Turkey has identified the gunman in the Istanbul nightclub massacre, the foreign minister said Wednesday as the president vowed that the country won’t surrender to terrorists or become divided.
The gunman, who killed 39 people during New Year’s celebrations at the Reina club, is still at large. But Foreign Minister Mevlut Cavusoglu said authorities had identified the man, without providing details.
“The identity of the person who carried out the attack on the Reina nightclub has been established,” Cavusoglu told Anadolu in a live televised interview.
Turkish police, meanwhile, detained 20 suspected Islamic State group militants, including 11 women, believed to be linked to the attack, the state-run news agency reported. The operation was launched in the Aegean port city of Izmir.
IS has claimed responsibility for the attack, which also wounded nearly 70 people. Of those killed 27 were foreigners, many from the Middle East. Islamic State said a “soldier of the caliphate” had carried out the mass shooting to avenge Turkish military operations against IS in northern Syria.
The private Dogan news agency said that Wednesday’s police operation targeted three families who had arrived in Izmir about 20 days ago from Konya — a city in central Turkey where the gunman is thought to have been based before carrying out the nightclub attack. It said 27 people, including women and children, were taken into custody.
At least 16 people were previously detained in connection with the attack, including two foreigners stopped Tuesday at the international terminal of Istanbul’s Ataturk Airport after police checked their cellphones and luggage, according to Anadolu.
President Recep Tayyip Erdogan said that the attack aimed to set Turks against each other and deepen fault lines, but that the country would not fall “for this game.”
Erdogan made the comments in a live speech from Ankara, the first time he has publicly addressed the nation since the attack.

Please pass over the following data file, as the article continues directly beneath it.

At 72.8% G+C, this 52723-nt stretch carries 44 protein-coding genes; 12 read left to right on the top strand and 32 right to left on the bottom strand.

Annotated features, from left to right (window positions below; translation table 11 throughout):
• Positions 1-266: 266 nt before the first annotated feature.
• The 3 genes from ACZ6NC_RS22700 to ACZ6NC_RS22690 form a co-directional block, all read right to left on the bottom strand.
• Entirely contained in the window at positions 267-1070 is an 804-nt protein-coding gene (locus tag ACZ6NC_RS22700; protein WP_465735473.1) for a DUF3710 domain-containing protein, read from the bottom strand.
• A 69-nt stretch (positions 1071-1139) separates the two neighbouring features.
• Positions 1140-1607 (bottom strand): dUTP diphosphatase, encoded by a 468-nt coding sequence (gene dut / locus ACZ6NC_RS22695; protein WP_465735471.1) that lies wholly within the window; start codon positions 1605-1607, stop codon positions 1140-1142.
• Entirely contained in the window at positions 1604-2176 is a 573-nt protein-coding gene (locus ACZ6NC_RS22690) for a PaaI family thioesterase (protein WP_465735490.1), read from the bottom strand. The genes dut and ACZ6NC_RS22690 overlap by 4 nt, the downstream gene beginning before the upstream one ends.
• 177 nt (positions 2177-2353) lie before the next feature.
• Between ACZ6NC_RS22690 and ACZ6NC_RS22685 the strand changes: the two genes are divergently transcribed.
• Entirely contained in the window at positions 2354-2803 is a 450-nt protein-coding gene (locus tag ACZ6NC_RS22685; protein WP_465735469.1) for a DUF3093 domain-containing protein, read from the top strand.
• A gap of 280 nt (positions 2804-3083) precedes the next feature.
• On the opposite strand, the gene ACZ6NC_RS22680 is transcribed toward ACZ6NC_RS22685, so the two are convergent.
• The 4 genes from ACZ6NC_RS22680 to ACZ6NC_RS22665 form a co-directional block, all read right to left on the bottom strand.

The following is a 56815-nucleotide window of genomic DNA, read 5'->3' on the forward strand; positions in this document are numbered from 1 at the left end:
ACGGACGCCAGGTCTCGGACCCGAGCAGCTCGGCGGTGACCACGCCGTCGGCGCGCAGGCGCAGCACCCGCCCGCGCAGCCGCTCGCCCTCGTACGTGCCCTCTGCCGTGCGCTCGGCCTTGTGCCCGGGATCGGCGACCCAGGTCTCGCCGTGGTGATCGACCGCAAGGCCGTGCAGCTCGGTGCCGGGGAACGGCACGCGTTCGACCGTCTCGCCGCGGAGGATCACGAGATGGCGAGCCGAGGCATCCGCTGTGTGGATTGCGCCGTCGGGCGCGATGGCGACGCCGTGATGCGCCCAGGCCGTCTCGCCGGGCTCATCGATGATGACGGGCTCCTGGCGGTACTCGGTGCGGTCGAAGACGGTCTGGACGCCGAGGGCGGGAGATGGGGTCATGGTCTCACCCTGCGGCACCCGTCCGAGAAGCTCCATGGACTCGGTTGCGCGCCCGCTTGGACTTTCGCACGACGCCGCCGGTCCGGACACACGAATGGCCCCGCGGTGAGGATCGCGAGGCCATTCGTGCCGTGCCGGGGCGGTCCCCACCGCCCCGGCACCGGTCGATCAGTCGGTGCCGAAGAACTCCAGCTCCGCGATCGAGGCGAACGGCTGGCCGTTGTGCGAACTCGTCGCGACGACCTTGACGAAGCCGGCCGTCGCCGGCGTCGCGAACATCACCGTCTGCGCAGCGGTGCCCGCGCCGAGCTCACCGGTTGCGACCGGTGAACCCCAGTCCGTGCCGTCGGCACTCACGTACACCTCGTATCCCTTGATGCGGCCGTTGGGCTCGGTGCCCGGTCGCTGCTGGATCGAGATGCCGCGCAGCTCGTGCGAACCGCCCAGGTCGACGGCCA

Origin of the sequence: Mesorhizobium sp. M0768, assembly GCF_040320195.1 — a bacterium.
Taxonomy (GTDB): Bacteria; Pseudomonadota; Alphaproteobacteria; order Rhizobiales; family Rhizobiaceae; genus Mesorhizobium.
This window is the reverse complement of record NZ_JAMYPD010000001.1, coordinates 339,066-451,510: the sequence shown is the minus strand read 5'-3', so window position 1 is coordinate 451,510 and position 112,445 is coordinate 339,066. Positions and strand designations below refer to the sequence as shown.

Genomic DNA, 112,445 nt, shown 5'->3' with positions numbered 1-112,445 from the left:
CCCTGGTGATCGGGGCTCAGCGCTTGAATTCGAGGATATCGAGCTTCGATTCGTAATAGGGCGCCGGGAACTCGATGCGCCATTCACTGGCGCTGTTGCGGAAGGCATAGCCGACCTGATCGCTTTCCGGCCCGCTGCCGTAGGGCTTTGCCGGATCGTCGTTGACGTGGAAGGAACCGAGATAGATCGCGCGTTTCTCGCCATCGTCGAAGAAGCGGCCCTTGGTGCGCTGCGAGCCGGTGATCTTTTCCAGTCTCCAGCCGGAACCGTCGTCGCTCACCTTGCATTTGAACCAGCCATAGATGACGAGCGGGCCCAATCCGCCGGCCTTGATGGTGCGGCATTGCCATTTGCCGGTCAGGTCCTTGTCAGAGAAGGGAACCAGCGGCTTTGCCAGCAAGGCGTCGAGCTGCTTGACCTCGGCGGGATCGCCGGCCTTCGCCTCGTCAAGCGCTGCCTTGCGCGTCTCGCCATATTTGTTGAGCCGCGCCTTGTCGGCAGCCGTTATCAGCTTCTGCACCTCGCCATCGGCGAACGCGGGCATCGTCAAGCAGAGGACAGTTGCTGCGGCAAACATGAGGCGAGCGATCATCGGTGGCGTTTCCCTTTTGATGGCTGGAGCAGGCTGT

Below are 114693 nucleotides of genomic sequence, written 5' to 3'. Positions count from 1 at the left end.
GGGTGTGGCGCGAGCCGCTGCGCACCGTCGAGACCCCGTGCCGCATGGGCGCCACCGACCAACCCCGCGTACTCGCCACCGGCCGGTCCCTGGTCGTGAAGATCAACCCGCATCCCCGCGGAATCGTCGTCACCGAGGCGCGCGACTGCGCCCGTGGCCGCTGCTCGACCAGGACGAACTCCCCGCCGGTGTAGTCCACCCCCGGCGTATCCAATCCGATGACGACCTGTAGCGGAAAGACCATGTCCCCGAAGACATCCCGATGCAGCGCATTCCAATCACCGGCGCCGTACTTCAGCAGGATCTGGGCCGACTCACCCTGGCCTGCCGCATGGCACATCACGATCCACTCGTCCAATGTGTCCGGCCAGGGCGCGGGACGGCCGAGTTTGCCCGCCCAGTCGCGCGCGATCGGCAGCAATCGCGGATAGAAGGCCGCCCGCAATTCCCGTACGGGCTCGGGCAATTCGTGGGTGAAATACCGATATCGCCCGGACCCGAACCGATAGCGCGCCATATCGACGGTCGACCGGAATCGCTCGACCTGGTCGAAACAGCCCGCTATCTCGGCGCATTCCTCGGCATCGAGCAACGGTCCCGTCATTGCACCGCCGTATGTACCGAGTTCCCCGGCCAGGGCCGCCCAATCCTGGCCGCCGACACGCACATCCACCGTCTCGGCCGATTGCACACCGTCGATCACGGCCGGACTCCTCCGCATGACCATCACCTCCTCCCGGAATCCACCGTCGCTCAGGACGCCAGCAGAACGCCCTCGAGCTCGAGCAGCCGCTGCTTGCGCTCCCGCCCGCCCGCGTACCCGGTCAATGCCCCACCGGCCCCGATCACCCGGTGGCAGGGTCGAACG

Responding to accusations in the past that Turkey had given support to the Islamic State group, Erdogan said that “to present the country — which is leading the greatest struggle against Daesh — as one that is supporting terrorism is what the terror organization wants.”
Erdogan said that “to say Turkey has surrendered to terrorism is to take sides with the terrorists and terror organizations.”
Erdogan also said that “in Turkey, no one’s way of life is under any threat. Those who claim this have to prove it. It is my duty to protect everyone’s rights.”
It was in response to a campaign before the attack by some government supporters who warned against New Year’s celebrations they depicted as a Western or Christian tradition, as well as some social media postings that seemed to support the attack. The campaign and social media postings caused uproar amid secular Turks who said their lifestyles were being threatened. The government has said authorities were taking measures against social media accounts that allegedly “support terrorism and foster divisiveness in society.”
Police in Istanbul have set up checkpoints and are checking vehicles across the city as security levels remained high. Police were stopping cars and Istanbul’s ubiquitous yellow taxis, with passengers and drivers holding up their identifications while officers inspected inside the vehicles. Istanbul has been on high alert since the attack, with the gunman still at large.
Story by The Associated Press